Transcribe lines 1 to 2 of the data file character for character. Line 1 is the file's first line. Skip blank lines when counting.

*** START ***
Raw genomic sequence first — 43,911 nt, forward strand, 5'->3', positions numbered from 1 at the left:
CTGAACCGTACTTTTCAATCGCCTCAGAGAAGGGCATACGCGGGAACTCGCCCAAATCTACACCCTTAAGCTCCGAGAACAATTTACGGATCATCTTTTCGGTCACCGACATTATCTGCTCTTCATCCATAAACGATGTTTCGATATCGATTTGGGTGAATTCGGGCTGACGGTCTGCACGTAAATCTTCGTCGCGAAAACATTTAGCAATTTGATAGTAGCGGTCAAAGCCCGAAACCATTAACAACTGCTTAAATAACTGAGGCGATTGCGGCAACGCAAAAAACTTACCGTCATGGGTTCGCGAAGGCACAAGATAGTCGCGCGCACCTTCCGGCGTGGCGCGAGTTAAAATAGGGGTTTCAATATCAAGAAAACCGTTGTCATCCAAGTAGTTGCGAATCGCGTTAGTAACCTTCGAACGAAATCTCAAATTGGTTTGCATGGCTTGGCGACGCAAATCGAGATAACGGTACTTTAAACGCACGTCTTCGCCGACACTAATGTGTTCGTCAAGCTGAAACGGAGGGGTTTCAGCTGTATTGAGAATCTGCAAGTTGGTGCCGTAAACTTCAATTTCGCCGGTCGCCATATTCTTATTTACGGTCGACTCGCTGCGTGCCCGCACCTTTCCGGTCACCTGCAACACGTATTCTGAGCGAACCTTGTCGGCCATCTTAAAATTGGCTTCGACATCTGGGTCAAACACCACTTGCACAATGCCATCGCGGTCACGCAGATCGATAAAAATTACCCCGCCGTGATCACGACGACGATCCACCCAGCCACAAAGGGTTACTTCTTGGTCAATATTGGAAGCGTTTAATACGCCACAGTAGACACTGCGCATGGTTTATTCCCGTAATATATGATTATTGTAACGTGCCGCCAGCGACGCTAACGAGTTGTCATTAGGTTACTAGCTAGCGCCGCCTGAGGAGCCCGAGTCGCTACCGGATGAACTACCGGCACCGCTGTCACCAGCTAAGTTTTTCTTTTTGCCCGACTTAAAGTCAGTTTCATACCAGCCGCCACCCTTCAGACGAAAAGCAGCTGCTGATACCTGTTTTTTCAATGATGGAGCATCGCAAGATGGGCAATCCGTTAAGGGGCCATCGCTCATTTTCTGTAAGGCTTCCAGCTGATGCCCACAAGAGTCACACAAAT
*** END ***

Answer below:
Raw genomic sequence first — 43,911 nt, forward strand, 5'->3', positions numbered from 1 at the left:
CTGAACCGTACTTTTCAATCGCCTCAGAGAAGGGCATACGCGGGAACTCGCCCAAATCTACACCCTTAAGCTCCGAGAACAATTTACGGATCATCTTTTCGGTCACCGACATTATCTGCTCTTCATCCATAAACGATGTTTCGATATCGATTTGGGTGAATTCGGGCTGACGGTCTGCACGTAAATCTTCGTCGCGAAAACATTTAGCAATTTGATAGTAGCGGTCAAAGCCCGAAACCATTAACAACTGCTTAAATAACTGAGGCGATTGCGGCAACGCAAAAAACTTACCGTCATGGGTTCGCGAAGGCACAAGATAGTCGCGCGCACCTTCCGGCGTGGCGCGAGTTAAAATAGGGGTTTCAATATCAAGAAAACCGTTGTCATCCAAGTAGTTGCGAATCGCGTTAGTAACCTTCGAACGAAATCTCAAATTGGTTTGCATGGCTTGGCGACGCAAATCGAGATAACGGTACTTTAAACGCACGTCTTCGCCGACACTAATGTGTTCGTCAAGCTGAAACGGAGGGGTTTCAGCTGTATTGAGAATCTGCAAGTTGGTGCCGTAAACTTCAATTTCGCCGGTCGCCATATTCTTATTTACGGTCGACTCGCTGCGTGCCCGCACCTTTCCGGTCACCTGCAACACGTATTCTGAGCGAACCTTGTCGGCCATCTTAAAATTGGCTTCGACATCTGGGTCAAACACCACTTGCACAATGCCATCGCGGTCACGCAGATCGATAAAAATTACCCCGCCGTGATCACGACGACGATCCACCCAGCCACAAAGGGTTACTTCTTGGTCAATATTGGAAGCGTTTAATACGCCACAGTAGACACTGCGCATGGTTTATTCCCGTAATATATGATTATTGTAACGTGCCGCCAGCGACGCTAACGAGTTGTCATTAGGTTACTAGCTAGCGCCGCCTGAGGAGCCCGAGTCGCTACCGGATGAACTACCGGCACCGCTGTCACCAGCTAAGTTTTTCTTTTTGCCCGACTTAAAGTCAGTTTCATACCAGCCGCCACCCTTCAGACGAAAAGCAGCTGCTGATACCTGTTTTTTCAATGATGGAGCATCGCAAGATGGGCAATCCGTTAAGGGGCCATCGCTCATTTTCTGTAAGGCTTCCAGCTGATGCCCACAAGAGTCACACAAAT